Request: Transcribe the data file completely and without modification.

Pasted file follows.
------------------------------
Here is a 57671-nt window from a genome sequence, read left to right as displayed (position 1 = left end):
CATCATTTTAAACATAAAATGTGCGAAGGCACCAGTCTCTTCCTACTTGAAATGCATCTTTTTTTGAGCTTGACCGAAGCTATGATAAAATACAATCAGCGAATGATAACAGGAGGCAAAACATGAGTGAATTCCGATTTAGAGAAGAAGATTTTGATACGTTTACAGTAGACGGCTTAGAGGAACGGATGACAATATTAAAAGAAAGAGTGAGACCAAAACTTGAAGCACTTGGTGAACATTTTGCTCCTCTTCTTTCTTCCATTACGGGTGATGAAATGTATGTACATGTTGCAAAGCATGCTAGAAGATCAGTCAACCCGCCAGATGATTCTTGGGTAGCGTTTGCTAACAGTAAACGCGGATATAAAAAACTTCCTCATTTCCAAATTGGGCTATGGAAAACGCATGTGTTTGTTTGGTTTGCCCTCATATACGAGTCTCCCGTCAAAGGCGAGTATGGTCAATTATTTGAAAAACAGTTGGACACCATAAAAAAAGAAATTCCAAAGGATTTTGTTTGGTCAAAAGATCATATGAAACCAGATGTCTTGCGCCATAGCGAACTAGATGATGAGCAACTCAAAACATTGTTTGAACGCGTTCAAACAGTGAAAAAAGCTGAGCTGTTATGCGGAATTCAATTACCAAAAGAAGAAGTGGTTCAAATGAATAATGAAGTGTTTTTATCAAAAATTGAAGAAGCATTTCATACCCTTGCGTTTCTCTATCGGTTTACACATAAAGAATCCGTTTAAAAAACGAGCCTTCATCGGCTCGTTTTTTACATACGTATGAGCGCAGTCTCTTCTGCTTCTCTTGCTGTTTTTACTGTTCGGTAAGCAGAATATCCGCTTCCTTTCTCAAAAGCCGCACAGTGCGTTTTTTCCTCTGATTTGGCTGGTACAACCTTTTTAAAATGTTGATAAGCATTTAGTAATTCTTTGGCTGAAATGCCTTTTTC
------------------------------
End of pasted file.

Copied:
Here is a 57671-nt window from a genome sequence, read left to right as displayed (position 1 = left end):
CATCATTTTAAACATAAAATGTGCGAAGGCACCAGTCTCTTCCTACTTGAAATGCATCTTTTTTTGAGCTTGACCGAAGCTATGATAAAATACAATCAGCGAATGATAACAGGAGGCAAAACATGAGTGAATTCCGATTTAGAGAAGAAGATTTTGATACGTTTACAGTAGACGGCTTAGAGGAACGGATGACAATATTAAAAGAAAGAGTGAGACCAAAACTTGAAGCACTTGGTGAACATTTTGCTCCTCTTCTTTCTTCCATTACGGGTGATGAAATGTATGTACATGTTGCAAAGCATGCTAGAAGATCAGTCAACCCGCCAGATGATTCTTGGGTAGCGTTTGCTAACAGTAAACGCGGATATAAAAAACTTCCTCATTTCCAAATTGGGCTATGGAAAACGCATGTGTTTGTTTGGTTTGCCCTCATATACGAGTCTCCCGTCAAAGGCGAGTATGGTCAATTATTTGAAAAACAGTTGGACACCATAAAAAAAGAAATTCCAAAGGATTTTGTTTGGTCAAAAGATCATATGAAACCAGATGTCTTGCGCCATAGCGAACTAGATGATGAGCAACTCAAAACATTGTTTGAACGCGTTCAAACAGTGAAAAAAGCTGAGCTGTTATGCGGAATTCAATTACCAAAAGAAGAAGTGGTTCAAATGAATAATGAAGTGTTTTTATCAAAAATTGAAGAAGCATTTCATACCCTTGCGTTTCTCTATCGGTTTACACATAAAGAATCCGTTTAAAAAACGAGCCTTCATCGGCTCGTTTTTTACATACGTATGAGCGCAGTCTCTTCTGCTTCTCTTGCTGTTTTTACTGTTCGGTAAGCAGAATATCCGCTTCCTTTCTCAAAAGCCGCACAGTGCGTTTTTTCCTCTGATTTGGCTGGTACAACCTTTTTAAAATGTTGATAAGCATTTAGTAATTCTTTGGCTGAAATGCCTTTTTC